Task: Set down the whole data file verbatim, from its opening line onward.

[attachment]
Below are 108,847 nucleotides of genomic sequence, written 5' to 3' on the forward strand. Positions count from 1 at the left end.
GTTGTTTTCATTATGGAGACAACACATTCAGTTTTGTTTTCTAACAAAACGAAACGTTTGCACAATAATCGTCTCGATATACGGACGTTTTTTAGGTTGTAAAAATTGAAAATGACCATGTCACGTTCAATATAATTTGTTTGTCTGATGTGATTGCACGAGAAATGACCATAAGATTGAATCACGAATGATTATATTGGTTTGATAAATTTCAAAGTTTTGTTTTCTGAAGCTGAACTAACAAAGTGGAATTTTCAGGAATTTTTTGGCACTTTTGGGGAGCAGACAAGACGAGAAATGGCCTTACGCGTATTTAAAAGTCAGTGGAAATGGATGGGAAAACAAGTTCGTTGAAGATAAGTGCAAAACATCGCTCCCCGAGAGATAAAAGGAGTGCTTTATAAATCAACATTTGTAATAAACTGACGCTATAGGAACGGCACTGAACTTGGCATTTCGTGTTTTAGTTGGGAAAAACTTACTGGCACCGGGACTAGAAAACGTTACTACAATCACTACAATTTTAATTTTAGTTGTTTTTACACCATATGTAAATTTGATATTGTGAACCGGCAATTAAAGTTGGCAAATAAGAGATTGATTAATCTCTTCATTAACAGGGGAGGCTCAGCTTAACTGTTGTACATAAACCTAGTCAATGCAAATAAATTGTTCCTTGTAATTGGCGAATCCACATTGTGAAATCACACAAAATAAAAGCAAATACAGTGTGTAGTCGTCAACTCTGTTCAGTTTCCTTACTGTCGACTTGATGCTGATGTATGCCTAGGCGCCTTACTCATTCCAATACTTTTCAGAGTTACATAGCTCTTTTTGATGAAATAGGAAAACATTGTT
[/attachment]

Below are 108,847 nucleotides of genomic sequence, written 5' to 3' on the forward strand. Positions count from 1 at the left end.
GTTGTTTTCATTATGGAGACAACACATTCAGTTTTGTTTTCTAACAAAACGAAACGTTTGCACAATAATCGTCTCGATATACGGACGTTTTTTAGGTTGTAAAAATTGAAAATGACCATGTCACGTTCAATATAATTTGTTTGTCTGATGTGATTGCACGAGAAATGACCATAAGATTGAATCACGAATGATTATATTGGTTTGATAAATTTCAAAGTTTTGTTTTCTGAAGCTGAACTAACAAAGTGGAATTTTCAGGAATTTTTTGGCACTTTTGGGGAGCAGACAAGACGAGAAATGGCCTTACGCGTATTTAAAAGTCAGTGGAAATGGATGGGAAAACAAGTTCGTTGAAGATAAGTGCAAAACATCGCTCCCCGAGAGATAAAAGGAGTGCTTTATAAATCAACATTTGTAATAAACTGACGCTATAGGAACGGCACTGAACTTGGCATTTCGTGTTTTAGTTGGGAAAAACTTACTGGCACCGGGACTAGAAAACGTTACTACAATCACTACAATTTTAATTTTAGTTGTTTTTACACCATATGTAAATTTGATATTGTGAACCGGCAATTAAAGTTGGCAAATAAGAGATTGATTAATCTCTTCATTAACAGGGGAGGCTCAGCTTAACTGTTGTACATAAACCTAGTCAATGCAAATAAATTGTTCCTTGTAATTGGCGAATCCACATTGTGAAATCACACAAAATAAAAGCAAATACAGTGTGTAGTCGTCAACTCTGTTCAGTTTCCTTACTGTCGACTTGATGCTGATGTATGCCTAGGCGCCTTACTCATTCCAATACTTTTCAGAGTTACATAGCTCTTTTTGATGAAATAGGAAAACATTGTT